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Interfaces in Java can be a powerful tool, allowing you to abstract away implementation details. For CSE 231, you will never be required to write your own interfaces for any of our assignments; however, whenever you use lambdas, you are implementing an existing interface, and it can be useful to understand exactly what an interface is and what lambdas are doing behind the scenes.


An interface is, most simply, a group of related methods with empty bodies. An interface is used to describe methods that a class should have, without actually giving the details on exactly what the class does internally. In the same way that a class is a blueprint for an object, an interface is a blueprint for a class.

To implement a method is to write the code that describes what it does internally. An umimplemented or abstract method is one that has no method body. All of the methods in an interface are abstract.

An implementation or implementing class is a normal Java class that implements the methods in the interface. In other words, the interface describes what the methods are, and the implementation describes what those methods do internally. All of the methods defined in an interface must be implemented in the implemented class (unless the class is abstract). The power of an interface comes from the fact that multiple classes can implement the same interface.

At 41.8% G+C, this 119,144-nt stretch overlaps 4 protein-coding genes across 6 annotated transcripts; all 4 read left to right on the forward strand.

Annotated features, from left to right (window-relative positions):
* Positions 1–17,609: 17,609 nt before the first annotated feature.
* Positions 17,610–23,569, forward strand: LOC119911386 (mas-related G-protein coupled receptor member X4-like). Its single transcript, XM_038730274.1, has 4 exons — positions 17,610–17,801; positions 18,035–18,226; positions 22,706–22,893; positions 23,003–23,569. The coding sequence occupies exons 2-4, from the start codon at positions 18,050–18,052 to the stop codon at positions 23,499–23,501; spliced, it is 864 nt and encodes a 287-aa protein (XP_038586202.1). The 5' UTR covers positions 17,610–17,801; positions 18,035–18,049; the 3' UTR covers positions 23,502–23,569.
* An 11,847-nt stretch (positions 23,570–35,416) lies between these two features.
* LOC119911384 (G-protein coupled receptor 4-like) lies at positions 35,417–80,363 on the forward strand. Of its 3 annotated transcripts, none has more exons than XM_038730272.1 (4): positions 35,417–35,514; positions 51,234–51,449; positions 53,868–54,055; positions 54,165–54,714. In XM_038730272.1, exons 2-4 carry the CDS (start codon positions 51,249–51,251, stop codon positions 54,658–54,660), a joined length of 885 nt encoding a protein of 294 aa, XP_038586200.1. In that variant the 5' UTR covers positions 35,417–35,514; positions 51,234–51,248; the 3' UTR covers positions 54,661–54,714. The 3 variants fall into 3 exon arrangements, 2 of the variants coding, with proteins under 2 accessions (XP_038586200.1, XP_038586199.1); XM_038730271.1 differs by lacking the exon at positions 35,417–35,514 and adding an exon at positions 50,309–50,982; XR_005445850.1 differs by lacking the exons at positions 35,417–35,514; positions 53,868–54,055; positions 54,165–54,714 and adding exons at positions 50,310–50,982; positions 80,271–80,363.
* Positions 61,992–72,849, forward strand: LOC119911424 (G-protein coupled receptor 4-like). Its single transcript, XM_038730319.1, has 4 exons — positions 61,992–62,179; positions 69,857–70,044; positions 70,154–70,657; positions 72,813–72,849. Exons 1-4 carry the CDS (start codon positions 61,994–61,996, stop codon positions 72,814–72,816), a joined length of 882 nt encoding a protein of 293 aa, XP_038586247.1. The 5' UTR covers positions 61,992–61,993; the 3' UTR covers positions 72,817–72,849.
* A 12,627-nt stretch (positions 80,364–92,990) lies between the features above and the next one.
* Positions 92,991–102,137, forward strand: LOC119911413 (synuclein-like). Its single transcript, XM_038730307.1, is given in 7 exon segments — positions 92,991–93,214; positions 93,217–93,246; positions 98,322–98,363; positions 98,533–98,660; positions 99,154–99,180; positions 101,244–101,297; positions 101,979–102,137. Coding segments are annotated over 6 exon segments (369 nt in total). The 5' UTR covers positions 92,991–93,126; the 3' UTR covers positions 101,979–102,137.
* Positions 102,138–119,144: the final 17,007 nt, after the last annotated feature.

A lambda is a special case of implementing class for an interface with only one method. Lambdas are discussed more extensively on the Lambdas page.


The Java Tutorials has a simple example of a Bicycle interface and a ACMEBicycle implementing class. Notice how the methods in the Bicycle interface don't have bodies. In this example, the interface isn't particularly useful; if an interface only has one implementing class, you may as well just have the implementing class.

TutorialsPoint has a more in-depth explanation of how interfaces work in Java. It's recommended that you read through this if you don't understand how interfaces work.

However, these examples are still rather contrived. For a real example of a Java interface, take a look at the List interface. If you look at the source, you will notice that none of the methods have bodies; they're simply definitions of methods that a list should have. The Java Development Kit has several implementations of the List interface, most notably ArrayList and LinkedList. Internally, these classes store data very differently. ArrayList has an array that stores elements, while LinkedList has a chain of list "nodes." Because both of these classes implement the List interface however, either one could be passed into a method that takes a List as a parameter.

An Added Benefit

A key feature of interfaces is that the implementing classes don't have to be from the same package or library as the interface. In other words, you could create your own List implementation, so long as it implemented all of the methods in the List interface. The benefit to this is that a method can simply require a List as a parameter, and any class that implements List will be accepted. If you created your own List implementation that stores data in a unique way, you could still call the Collections.sort() method on it. This powerful construct is what allows lambdas to function.